Barzin Akhavan plays Ali, Tala Ashe plays Shar and Daniel Duque-Estrada plays Elliot in the Oregon Shakeapeare Festival's 'The Happiest Song Plays Last.' Photo courtesy of Jenny Graham

'Happiest Song' wraps Iraq vet's story

In Quiara Alegria Hudes’ “The Happiest Song Plays Last,” which opened Saturday afternoon at the Oregon Shakespeare Festival’s Thomas Theatre, life is hard, even cruel. But we just might get by with a little help from our friends. Friends may be family — Elliot and Yaz, whose stories we follow, are cousins — or they may even be from another culture, like Ali, an Iraqi man who befriends ex-Marine vet Elliot.

In “The Happiest Song,” directed by Shishir Kurup, who also directed last year’s OSF production of Hudes’ “Water by the Spoonful,” we pick up the action a couple years after the latter play’s end. Elliot (Daniel Duque-Estrada), whom we last saw suffering from PTSD and working at a Subway restaurant, has become an actor.

In a plot device that feels like an old Mickey Rooney movie, he gets his Big Break when the leading man on a location shoot (Jordan at the time of the Arab Spring) de-camps in a tiff over a haircut, and Elliot is cast in the role.

Elliot is getting to know people he earlier made war on, and the experience reopens old psychic wounds he suffered in Iraq. These wound were personified in “Water” by the ghost of a man he killed, who was played by Barzin Akhavan. This time, Akhavan plays an Iraqi man named Ali who befriends Elliot.

Meanwhile, back in the States, Yaz (Nancy Rodriguez), a music professor who enjoyed cultural opportunities denied to the working-class Elliot, has moved back to the old ‘hood in North Philadelphia. There she aims to nurture the ragged people in the Puerto Rican community even as she keeps her prestigious university post.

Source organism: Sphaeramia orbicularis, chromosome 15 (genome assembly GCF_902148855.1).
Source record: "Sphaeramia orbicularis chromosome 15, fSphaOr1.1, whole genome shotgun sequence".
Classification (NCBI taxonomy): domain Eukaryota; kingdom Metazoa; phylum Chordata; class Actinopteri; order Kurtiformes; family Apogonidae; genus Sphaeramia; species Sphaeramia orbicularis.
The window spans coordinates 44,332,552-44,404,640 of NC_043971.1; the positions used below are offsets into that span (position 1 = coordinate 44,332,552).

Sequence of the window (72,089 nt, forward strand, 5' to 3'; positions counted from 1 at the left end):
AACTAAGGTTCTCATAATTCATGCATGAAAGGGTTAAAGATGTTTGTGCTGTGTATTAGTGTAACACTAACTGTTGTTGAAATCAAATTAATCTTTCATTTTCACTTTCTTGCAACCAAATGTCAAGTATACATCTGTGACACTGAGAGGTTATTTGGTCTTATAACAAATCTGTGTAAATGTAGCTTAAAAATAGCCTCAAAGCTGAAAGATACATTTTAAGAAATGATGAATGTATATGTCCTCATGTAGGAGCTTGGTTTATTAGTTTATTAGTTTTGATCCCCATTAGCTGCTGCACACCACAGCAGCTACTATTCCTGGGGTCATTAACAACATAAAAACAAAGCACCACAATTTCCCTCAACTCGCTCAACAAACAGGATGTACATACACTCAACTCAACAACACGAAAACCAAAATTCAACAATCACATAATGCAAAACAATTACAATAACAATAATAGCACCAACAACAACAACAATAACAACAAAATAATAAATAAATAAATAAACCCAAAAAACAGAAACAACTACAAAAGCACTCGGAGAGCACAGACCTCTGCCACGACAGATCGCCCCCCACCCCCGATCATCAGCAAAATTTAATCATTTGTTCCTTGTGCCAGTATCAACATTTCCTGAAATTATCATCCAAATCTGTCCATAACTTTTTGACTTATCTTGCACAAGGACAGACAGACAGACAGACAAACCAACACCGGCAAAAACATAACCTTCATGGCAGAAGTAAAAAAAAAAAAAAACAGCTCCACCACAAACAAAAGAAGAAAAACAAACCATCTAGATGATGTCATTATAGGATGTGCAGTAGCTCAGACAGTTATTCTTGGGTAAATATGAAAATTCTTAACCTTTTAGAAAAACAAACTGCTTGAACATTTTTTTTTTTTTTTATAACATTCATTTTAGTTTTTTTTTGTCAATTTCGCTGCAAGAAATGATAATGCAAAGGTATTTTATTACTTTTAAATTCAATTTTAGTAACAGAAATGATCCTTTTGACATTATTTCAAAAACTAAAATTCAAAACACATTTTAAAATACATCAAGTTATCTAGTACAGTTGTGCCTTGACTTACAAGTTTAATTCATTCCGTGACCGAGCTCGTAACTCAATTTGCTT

In “Water,” Hudes expanded the concept of family to include recovering drug addicts in an online support group. This time, family is extended to those being left behind in the cyber-world of the 21st century, represented by a homeless man named Lefty (an excellent Bruce Young), whom Yaz nurtures and cooks for.

As in “Water,” closeness of the heart need not be geographical. Elliot and Yaz’s worlds connect via cell phone calls and video calls in which the cousins tease each other affectionately from opposite sides of the world even as each moves toward another kind of hook-up. Elliot makes sparks with his co-star, Shar (Tala Ashe). Yaz finds her friendship with older man Agustin (Armando Duran), a "hibaro," or folk musician, becoming more than friendship. Agustin carries the vitality of traditional Puerto Rican culture in his heart

Designers Geoff Korf and Sibyl Wickersheimer contributed projections and video that add an up-to-the-minute feeling.

Music is important again. In “Water,” it was the dissonance in the music of John Coltrane. Here, it’s folk music provided by Joe Cruz as Musician, a spirit character unseen by the others, Duran, who sings the old songs, and composer John Nobori.

Some of the play’s best moments involve Lefty and a heartfelt performance by Young, whom one can envision spending time with the mentally ill homeless preparing the role. There is a heart-rending scene involving a wristwatch and a misapprehension on the part of Yaz.

The play refers obliquely to the 2005 incident in which U.S. Marines killed 24 unarmed Iraqi civilians, which itself inspired the film “Battle for Haditha,” in which Hudes’ real-life ex-Marine cousin, also named Elliot, appeared.

Hudes casts a wide net. “Water” and “Happiest” are the second and third plays of a trilogy. Each stands alone, but the trilogy is the coming-of-age story of Elliot. Yet Yaz is the one fleshed out in a depth that will stick in memory. Her tender-hearted love scene with Agustin hits an emotional note that nothing in Eliott’s story matches. This time out, his maturation process is not presented with the focus and the detail of the more intimate “Water.”

On the threshold of manhood he’s plunked back into his trauma. The dynamics of his maturation remain fuzzy. As Hudes reflects on the relationship of love and community to protest and efforts to achieve social justice, he takes a symbolic act, and joy and outrage manage an uneasy co-existence.

Reach freelance writer Bill Varble at

Share This Story